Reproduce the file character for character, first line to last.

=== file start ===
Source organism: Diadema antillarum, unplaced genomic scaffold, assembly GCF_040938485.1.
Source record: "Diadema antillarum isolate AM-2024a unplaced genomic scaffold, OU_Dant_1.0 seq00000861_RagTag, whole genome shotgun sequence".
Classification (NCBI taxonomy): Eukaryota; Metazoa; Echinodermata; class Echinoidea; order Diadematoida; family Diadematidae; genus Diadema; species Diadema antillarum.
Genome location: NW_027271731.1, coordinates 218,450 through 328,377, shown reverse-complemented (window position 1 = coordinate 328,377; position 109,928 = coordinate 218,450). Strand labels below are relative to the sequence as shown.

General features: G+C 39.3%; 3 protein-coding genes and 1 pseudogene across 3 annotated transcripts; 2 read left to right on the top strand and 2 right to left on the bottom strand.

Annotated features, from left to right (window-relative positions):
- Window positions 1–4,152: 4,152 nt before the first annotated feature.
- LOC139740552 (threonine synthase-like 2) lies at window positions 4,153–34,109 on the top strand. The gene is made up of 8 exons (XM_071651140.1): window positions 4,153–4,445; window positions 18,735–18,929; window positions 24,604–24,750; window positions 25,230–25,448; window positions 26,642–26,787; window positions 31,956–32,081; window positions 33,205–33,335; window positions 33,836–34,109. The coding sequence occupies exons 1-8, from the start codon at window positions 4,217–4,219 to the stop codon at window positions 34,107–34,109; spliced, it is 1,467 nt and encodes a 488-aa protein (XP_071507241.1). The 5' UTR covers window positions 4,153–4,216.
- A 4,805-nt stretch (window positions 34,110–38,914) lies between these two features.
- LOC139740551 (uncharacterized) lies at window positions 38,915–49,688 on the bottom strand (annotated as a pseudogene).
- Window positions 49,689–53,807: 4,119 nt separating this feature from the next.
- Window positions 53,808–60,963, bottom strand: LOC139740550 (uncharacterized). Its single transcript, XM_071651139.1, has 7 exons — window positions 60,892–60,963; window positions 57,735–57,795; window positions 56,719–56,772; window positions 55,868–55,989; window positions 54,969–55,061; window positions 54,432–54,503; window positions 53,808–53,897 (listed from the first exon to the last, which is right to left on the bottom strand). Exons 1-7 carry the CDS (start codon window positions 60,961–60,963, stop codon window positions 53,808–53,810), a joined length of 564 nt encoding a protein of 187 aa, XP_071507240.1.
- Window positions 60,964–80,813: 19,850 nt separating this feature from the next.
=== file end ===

Source organism: Diadema antillarum, unplaced genomic scaffold, assembly GCF_040938485.1.
Source record: "Diadema antillarum isolate AM-2024a unplaced genomic scaffold, OU_Dant_1.0 seq00000861_RagTag, whole genome shotgun sequence".
Classification (NCBI taxonomy): Eukaryota; Metazoa; Echinodermata; class Echinoidea; order Diadematoida; family Diadematidae; genus Diadema; species Diadema antillarum.
Genome location: NW_027271731.1, coordinates 218,450 through 328,377, shown reverse-complemented (window position 1 = coordinate 328,377; position 109,928 = coordinate 218,450). Strand labels below are relative to the sequence as shown.

General features: G+C 39.3%; 3 protein-coding genes and 1 pseudogene across 3 annotated transcripts; 2 read left to right on the top strand and 2 right to left on the bottom strand.

Annotated features, from left to right (window-relative positions):
- Window positions 1–4,152: 4,152 nt before the first annotated feature.
- LOC139740552 (threonine synthase-like 2) lies at window positions 4,153–34,109 on the top strand. The gene is made up of 8 exons (XM_071651140.1): window positions 4,153–4,445; window positions 18,735–18,929; window positions 24,604–24,750; window positions 25,230–25,448; window positions 26,642–26,787; window positions 31,956–32,081; window positions 33,205–33,335; window positions 33,836–34,109. The coding sequence occupies exons 1-8, from the start codon at window positions 4,217–4,219 to the stop codon at window positions 34,107–34,109; spliced, it is 1,467 nt and encodes a 488-aa protein (XP_071507241.1). The 5' UTR covers window positions 4,153–4,216.
- A 4,805-nt stretch (window positions 34,110–38,914) lies between these two features.
- LOC139740551 (uncharacterized) lies at window positions 38,915–49,688 on the bottom strand (annotated as a pseudogene).
- Window positions 49,689–53,807: 4,119 nt separating this feature from the next.
- Window positions 53,808–60,963, bottom strand: LOC139740550 (uncharacterized). Its single transcript, XM_071651139.1, has 7 exons — window positions 60,892–60,963; window positions 57,735–57,795; window positions 56,719–56,772; window positions 55,868–55,989; window positions 54,969–55,061; window positions 54,432–54,503; window positions 53,808–53,897 (listed from the first exon to the last, which is right to left on the bottom strand). Exons 1-7 carry the CDS (start codon window positions 60,961–60,963, stop codon window positions 53,808–53,810), a joined length of 564 nt encoding a protein of 187 aa, XP_071507240.1.
- Window positions 60,964–80,813: 19,850 nt separating this feature from the next.